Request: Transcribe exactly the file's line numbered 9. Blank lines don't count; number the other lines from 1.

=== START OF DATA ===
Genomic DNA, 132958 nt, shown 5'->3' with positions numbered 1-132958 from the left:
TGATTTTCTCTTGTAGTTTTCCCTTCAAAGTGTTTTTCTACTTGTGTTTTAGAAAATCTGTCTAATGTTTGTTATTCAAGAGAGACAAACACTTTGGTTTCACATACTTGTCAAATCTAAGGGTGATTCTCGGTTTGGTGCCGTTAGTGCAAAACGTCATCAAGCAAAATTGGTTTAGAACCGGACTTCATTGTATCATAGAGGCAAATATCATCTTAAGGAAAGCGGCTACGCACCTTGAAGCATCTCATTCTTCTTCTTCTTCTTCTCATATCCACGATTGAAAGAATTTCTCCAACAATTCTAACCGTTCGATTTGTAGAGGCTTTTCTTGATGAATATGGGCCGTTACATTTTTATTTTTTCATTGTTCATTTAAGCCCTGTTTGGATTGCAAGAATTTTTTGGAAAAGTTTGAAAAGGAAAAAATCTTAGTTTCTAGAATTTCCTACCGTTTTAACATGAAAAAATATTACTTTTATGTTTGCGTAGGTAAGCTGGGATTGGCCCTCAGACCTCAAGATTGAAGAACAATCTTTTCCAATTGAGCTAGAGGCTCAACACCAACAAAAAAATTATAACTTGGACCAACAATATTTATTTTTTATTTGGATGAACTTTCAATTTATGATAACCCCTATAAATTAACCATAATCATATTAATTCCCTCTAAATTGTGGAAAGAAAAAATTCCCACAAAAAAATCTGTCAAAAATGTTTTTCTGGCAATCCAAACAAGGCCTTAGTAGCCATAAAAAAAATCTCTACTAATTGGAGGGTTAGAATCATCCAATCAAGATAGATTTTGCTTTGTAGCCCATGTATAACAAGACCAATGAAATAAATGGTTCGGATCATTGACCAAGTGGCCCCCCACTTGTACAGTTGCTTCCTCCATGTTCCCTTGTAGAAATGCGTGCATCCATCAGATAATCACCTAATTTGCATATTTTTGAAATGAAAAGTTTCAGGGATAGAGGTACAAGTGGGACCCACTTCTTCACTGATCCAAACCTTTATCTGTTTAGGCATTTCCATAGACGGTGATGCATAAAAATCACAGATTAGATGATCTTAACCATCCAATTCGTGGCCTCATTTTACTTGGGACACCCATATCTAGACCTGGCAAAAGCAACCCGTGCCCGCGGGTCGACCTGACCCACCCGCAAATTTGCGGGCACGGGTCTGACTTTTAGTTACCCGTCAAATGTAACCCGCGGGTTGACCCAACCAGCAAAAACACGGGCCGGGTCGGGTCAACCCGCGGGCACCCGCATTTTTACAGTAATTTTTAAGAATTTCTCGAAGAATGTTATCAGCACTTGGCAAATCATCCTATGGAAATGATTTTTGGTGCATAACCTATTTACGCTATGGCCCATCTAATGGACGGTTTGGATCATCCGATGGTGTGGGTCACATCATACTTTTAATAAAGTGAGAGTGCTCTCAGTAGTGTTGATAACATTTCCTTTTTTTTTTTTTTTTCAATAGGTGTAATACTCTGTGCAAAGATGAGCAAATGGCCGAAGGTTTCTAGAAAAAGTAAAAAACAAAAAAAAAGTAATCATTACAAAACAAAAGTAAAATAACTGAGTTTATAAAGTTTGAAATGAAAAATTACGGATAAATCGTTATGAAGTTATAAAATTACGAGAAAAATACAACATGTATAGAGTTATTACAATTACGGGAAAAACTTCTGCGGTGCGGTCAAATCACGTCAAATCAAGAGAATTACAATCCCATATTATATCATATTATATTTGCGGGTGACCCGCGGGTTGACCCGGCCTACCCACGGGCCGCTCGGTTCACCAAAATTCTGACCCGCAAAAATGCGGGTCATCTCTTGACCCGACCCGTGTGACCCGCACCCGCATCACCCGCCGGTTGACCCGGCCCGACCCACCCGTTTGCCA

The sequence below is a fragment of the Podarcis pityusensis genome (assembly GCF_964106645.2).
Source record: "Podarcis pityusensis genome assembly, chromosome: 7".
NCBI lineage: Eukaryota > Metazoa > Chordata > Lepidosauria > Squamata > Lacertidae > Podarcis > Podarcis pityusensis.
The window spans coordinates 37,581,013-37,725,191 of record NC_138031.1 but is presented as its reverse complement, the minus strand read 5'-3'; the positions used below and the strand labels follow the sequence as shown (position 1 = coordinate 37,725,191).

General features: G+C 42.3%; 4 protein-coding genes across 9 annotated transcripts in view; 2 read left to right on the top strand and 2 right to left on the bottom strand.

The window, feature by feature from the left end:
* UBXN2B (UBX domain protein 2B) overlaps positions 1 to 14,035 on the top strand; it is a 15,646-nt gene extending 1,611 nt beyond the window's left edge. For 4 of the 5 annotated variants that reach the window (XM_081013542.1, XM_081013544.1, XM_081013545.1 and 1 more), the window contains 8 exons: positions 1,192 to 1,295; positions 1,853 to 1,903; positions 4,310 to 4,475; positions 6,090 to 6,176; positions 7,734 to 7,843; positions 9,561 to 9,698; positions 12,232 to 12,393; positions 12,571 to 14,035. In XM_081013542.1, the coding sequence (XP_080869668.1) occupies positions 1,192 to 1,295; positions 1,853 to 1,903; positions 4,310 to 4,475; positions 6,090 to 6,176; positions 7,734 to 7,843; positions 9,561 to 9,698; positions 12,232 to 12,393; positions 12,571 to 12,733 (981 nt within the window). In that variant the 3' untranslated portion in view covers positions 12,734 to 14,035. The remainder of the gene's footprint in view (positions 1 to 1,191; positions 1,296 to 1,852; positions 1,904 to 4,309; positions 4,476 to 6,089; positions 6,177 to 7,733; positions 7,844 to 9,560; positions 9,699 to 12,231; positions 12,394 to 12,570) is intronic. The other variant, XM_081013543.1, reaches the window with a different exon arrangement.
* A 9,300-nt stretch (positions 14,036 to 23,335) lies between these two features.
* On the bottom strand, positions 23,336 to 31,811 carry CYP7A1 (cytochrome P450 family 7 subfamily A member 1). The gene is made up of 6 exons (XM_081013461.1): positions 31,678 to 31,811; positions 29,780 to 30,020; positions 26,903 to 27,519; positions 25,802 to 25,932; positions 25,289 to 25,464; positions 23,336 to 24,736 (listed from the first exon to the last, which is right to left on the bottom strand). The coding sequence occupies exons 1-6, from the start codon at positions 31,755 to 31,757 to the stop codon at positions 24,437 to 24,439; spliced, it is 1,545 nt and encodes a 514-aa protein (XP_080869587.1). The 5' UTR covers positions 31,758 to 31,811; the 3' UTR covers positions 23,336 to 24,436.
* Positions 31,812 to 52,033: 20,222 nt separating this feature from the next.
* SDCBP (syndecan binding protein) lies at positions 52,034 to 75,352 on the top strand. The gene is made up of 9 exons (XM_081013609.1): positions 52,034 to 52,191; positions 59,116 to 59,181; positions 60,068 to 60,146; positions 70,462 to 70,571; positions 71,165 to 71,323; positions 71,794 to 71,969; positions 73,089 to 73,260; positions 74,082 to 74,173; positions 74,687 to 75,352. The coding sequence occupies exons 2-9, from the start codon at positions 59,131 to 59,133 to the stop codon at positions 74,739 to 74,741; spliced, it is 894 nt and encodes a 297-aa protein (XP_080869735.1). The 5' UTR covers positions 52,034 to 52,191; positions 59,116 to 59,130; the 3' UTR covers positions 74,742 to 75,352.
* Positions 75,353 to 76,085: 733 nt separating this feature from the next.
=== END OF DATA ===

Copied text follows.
* UBXN2B (UBX domain protein 2B) overlaps positions 1 to 14,035 on the top strand; it is a 15,646-nt gene extending 1,611 nt beyond the window's left edge. For 4 of the 5 annotated variants that reach the window (XM_081013542.1, XM_081013544.1, XM_081013545.1 and 1 more), the window contains 8 exons: positions 1,192 to 1,295; positions 1,853 to 1,903; positions 4,310 to 4,475; positions 6,090 to 6,176; positions 7,734 to 7,843; positions 9,561 to 9,698; positions 12,232 to 12,393; positions 12,571 to 14,035. In XM_081013542.1, the coding sequence (XP_080869668.1) occupies positions 1,192 to 1,295; positions 1,853 to 1,903; positions 4,310 to 4,475; positions 6,090 to 6,176; positions 7,734 to 7,843; positions 9,561 to 9,698; positions 12,232 to 12,393; positions 12,571 to 12,733 (981 nt within the window). In that variant the 3' untranslated portion in view covers positions 12,734 to 14,035. The remainder of the gene's footprint in view (positions 1 to 1,191; positions 1,296 to 1,852; positions 1,904 to 4,309; positions 4,476 to 6,089; positions 6,177 to 7,733; positions 7,844 to 9,560; positions 9,699 to 12,231; positions 12,394 to 12,570) is intronic. The other variant, XM_081013543.1, reaches the window with a different exon arrangement.